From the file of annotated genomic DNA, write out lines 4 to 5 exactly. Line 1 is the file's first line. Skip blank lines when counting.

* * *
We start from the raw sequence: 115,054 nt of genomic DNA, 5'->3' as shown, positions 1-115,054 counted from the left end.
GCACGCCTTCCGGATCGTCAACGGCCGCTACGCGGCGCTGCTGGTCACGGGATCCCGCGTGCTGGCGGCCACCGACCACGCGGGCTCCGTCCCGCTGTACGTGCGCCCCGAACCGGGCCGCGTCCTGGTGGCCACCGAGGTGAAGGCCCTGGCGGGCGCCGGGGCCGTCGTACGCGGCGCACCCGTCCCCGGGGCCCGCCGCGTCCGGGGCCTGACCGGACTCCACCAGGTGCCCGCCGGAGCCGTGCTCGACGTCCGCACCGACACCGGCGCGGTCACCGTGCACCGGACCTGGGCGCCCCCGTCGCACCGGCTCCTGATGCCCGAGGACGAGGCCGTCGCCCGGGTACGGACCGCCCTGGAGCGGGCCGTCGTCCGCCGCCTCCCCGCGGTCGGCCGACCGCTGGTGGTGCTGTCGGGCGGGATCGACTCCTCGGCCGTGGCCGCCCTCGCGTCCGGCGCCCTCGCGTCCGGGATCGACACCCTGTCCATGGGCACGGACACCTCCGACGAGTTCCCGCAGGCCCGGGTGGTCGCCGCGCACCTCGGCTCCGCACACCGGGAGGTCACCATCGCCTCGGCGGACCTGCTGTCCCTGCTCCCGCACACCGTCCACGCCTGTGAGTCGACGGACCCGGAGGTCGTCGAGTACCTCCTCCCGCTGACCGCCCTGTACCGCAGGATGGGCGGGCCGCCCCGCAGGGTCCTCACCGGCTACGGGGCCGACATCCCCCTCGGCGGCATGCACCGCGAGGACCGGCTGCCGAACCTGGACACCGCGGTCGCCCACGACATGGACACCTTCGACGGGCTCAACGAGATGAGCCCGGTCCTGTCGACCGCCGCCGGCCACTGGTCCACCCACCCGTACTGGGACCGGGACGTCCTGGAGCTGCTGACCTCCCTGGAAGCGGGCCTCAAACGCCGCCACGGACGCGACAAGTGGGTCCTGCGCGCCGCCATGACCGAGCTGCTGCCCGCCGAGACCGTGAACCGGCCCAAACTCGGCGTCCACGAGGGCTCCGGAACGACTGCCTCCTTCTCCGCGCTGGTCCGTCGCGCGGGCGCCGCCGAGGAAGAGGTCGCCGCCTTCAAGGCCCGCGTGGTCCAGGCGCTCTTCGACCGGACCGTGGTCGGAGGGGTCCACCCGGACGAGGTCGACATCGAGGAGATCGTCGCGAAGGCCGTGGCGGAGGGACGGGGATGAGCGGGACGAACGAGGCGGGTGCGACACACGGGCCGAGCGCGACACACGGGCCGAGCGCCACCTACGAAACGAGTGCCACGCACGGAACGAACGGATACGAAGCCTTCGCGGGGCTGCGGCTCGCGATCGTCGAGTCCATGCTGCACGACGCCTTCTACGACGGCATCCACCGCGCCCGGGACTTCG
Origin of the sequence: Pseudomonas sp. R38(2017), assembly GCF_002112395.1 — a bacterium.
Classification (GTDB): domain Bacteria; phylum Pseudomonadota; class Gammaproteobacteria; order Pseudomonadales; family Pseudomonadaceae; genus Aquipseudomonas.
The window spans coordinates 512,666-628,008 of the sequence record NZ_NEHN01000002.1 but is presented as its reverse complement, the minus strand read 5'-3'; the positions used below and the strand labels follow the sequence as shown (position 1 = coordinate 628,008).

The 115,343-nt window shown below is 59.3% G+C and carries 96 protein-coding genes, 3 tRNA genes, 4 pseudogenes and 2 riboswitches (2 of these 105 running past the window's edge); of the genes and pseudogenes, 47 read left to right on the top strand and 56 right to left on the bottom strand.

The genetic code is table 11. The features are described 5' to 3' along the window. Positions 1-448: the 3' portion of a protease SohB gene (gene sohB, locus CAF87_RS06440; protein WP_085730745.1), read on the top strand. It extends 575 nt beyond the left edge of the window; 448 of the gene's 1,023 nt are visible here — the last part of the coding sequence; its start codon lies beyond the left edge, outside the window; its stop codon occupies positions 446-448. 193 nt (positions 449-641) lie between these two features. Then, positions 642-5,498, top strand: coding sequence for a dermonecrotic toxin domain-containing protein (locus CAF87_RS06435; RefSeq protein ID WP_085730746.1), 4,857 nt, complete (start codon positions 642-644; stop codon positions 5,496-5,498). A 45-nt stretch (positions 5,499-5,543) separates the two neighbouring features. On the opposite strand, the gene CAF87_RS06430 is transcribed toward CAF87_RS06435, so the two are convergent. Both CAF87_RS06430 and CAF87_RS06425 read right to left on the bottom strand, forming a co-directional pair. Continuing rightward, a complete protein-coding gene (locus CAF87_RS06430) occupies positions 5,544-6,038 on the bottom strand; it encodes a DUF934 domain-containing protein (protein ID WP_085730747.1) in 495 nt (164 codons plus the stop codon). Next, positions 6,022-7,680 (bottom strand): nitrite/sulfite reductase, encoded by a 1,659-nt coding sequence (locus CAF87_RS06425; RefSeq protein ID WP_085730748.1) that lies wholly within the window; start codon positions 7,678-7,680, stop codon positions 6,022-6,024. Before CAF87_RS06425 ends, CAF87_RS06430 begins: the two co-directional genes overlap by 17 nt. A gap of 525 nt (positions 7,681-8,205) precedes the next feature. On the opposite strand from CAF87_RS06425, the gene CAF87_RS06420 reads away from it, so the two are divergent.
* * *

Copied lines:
Classification (GTDB): domain Bacteria; phylum Pseudomonadota; class Gammaproteobacteria; order Pseudomonadales; family Pseudomonadaceae; genus Aquipseudomonas.
The window spans coordinates 512,666-628,008 of the sequence record NZ_NEHN01000002.1 but is presented as its reverse complement, the minus strand read 5'-3'; the positions used below and the strand labels follow the sequence as shown (position 1 = coordinate 628,008).